The Department of Theatre Arts at SUNY New Paltz will replace its traditional model of full-scale stage productions with a series of smaller staged readings this fall, allowing students and faculty to gather and perform while safely adhering to social distancing practices.
The sweeping changes to the Mainstage Production schedule were developed with a twofold mission: To adapt to social distancing guidelines made necessary by the COVID-19 pandemic, and to confront recent civil unrest related to systemic racism.
“The reality of the last few months, and particularly the recent events around the nation, are cause for pause, reflection and deep consideration of the roles of both art and education,” Department of Theatre Arts Chair and Professor Ken Goldstein said in a statement. “While theatre has surely changed over time, I believe in the simple power of artists telling stories for an audience. It is now our time to evaluate how to participate and contribute to this evolution, and how we provide valuable and educational experiences.”
New Paltz’s Department of Theatre Arts is reimagining ways of performing at a time when many theatre seasons across the United States have been delayed or cancelled outright.
The new model – replacing four Mainstage Productions with approximately 10 staged readings during the fall 2020 and spring 2021 semesters – lends itself to use of masks or other personal protective equipment during performances and rehearsals, and makes limited and/or socially distanced audiences a possibility “as conditions demand.”
The department’s plan for 2020-21 is contingent on campus, local, state and federal guidelines allowing for face-to-face classes. Plans can and will change as said guidelines possibly evolve as the semester progresses. Use this link to learn more about SUNY New Paltz’s plan to hold a mix of in-person and online courses in fall 2020.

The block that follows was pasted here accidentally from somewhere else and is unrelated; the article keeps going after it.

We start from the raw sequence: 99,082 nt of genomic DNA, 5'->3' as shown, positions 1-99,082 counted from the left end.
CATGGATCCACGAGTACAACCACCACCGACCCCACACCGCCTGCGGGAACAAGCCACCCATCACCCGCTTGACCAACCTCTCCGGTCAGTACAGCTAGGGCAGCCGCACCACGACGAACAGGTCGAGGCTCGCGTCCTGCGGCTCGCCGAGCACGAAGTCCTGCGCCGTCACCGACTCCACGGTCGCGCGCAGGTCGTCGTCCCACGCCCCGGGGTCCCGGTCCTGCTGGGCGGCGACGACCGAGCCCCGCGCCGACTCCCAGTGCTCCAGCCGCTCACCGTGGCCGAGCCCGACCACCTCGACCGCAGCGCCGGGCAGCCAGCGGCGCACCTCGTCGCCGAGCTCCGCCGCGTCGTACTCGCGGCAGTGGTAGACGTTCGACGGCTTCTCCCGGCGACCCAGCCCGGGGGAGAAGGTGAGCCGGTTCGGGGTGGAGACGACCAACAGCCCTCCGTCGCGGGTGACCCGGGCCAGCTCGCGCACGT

“I am prioritizing the health and safety of our community over all, and my commitment to maintaining the most current protocols and practices as suggested by our profession is unwavering,” Goldstein said. “Even though fewer people will see the work, the work will continue.”
Despite scaling back the scope of the department’s Mainstage season, this model will allow for more stories to be told than in a typical production year, and will in turn provide meaningful experiential learning opportunities for students.
Titles will be selected to feature underrepresented voices and works from traditionally marginalized populations.
“Our students bring passion, curiosity, insight and personal voice to their work,” Goldstein said. “As they evolve as artists, they seek to create work that reflects their diverse existences and points of view. In turn, we do our best to nurture, challenge, and mentor them as the future of the American Theatre.”
This approach is in accordance with the Department of Theatre Arts’ stated commitment to anti-racism:
“The Department of Theatre Arts at SUNY New Paltz is committed to diversity, equity, and inclusion. But, too often, these words are hollow. Backing up words with action is crucial—now more than ever. We will actively examine our role in our students’ education, the material we teach, and the theatre we produce. We will be reflective, and we will make changes to build an anti-racist community. We will make more room for honest discussions about the climate of the Department. Our growth in the past is not enough to sustain the future. And while our work will be ongoing, we will waste no time in redoubling our efforts. We look towards the ’20/’21 academic year and production season as spaces to take action.”
More information on production titles and performance schedules will be announced soon and published on the Department of Theatre Arts webpage.
Those who are interested in helping to sustain the Department of Theatre’s work and commitment to representation are encouraged to visit our Friends of Theatre page to learn more about how to contribute.